Parking at Disney hotels

Walt Disney World hotel guests get free parking at the hotels, even if they drive an oversized vehicle like an RV. That said, like with the theme parks, the parking lots weren't necessarily built to accommodate RVs. You may need to park further away from your room, but all of the hotels have large enough parking lots to fit RV-driving guests. There will be more parking options at value and moderate hotels since they have larger parking lots.

Each Walt Disney World hotel has a drop-off area, so after a long day at the parks, you can just drop off most of your party at the front of the hotel and park the RV. If you're at a large property like Caribbean Beach, you can also drop party members off in your designated hotel area before returning to the parking lot.

Being able to drop folks off closer to the room is such a blessing at specific hotel properties. The walk from the front of Caribbean Beach to the Jamaica or Aruba areas of the resort can be 10 to 15 minutes, depending on how quickly you walk. After walking 20,000 steps at EPCOT, that walk feels like a marathon.

Bring the pets

Generally, campgrounds are pet-friendly, though Disney World properties can be an exception. Fort Wilderness, however, has areas referred to as pet "loops" in the campground where dogs and cats are more than welcome to join you on your RV adventure. The best part is that during your theme park days, your pups are welcome at Disney's Best Friend's Pet Care for the day so they can enjoy the magic, too.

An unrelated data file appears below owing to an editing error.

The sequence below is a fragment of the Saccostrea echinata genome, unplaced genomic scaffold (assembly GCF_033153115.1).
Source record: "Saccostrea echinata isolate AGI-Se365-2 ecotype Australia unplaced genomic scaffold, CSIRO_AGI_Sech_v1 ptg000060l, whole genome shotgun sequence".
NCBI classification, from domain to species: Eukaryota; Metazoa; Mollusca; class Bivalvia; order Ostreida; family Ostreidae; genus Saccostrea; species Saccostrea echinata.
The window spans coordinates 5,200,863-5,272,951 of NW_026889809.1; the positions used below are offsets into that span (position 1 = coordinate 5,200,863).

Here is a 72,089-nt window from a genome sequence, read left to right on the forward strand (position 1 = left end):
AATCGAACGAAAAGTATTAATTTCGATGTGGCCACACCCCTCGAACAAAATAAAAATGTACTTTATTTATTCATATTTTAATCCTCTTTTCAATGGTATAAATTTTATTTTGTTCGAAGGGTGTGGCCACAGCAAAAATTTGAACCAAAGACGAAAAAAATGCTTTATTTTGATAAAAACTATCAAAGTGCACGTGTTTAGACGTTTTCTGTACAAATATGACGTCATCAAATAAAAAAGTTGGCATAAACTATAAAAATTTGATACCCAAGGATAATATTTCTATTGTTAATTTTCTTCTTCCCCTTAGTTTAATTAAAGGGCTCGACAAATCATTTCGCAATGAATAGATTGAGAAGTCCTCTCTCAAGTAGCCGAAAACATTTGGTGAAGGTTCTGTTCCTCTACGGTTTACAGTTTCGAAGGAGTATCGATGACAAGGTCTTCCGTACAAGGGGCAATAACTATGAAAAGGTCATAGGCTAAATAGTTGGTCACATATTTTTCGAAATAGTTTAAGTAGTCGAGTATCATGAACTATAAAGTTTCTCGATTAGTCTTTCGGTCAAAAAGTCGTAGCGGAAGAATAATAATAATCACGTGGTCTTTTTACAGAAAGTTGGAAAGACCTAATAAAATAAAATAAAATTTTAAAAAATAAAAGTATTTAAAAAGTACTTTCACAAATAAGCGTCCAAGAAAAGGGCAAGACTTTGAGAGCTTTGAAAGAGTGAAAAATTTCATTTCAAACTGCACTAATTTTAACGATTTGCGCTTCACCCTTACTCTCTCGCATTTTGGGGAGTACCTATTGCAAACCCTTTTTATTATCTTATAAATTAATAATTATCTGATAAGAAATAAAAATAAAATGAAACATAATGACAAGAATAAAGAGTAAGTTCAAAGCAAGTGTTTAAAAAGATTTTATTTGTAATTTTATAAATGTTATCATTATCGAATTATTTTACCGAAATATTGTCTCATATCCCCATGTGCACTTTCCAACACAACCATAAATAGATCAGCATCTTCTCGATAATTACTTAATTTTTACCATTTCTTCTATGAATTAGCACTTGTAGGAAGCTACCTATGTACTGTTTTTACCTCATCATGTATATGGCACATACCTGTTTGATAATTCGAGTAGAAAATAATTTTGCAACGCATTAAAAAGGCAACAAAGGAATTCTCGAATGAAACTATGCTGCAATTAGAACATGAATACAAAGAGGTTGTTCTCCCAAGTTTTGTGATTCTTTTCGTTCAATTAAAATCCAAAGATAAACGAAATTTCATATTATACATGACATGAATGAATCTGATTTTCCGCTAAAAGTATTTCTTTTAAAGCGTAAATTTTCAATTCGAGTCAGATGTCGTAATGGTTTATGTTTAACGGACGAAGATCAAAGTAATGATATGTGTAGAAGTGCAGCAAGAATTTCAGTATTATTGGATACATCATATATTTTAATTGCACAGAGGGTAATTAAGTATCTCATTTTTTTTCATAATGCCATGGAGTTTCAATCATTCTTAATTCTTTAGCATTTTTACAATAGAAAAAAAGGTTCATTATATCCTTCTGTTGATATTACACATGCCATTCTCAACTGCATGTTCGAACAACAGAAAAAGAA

Pets aren't allowed in the tent or pop-up camping set-ups at Fort Wilderness, though they're allowed in much of the rest of the resort area, including the cabins. Most of the camping areas seem to be pet loops now, though you still need to notify the resort if you're bringing a furry friend or two. Although they're allowed, Fort Wilderness still charges a fee. Fees for campsites are much lower than for cabins. Dogs are also allowed in certain other hotels like Port Orleans Riverside, Yacht Club, and Art of Animation, with varying pet fees.

Avoid the summer

Disney World is a beautiful destination any time of year. However, anyone who has visited in the dead of summer knows that Florida's heat can be unforgiving. If you plan on spending a lot of time in the outdoors, even RV camping, consider visiting in the off-seasons and avoid the broiling summer temperatures at all costs. The last thing you want is to overwork your RV's air conditioning when the temperatures exceed 100 degrees.

In Orlando, wintertime tends to have much lower average high temperatures in the comfortable 70s. Although part of the winter is considered a low season, mid-January to early February, in particular, can be a busier time for camping. Snowbirds show up to WDW in droves, often bringing their RVs. So, if you want to take advantage of some of the cheapest times to visit Walt Disney World, you need to book your spot at Fort Wilderness well in advance.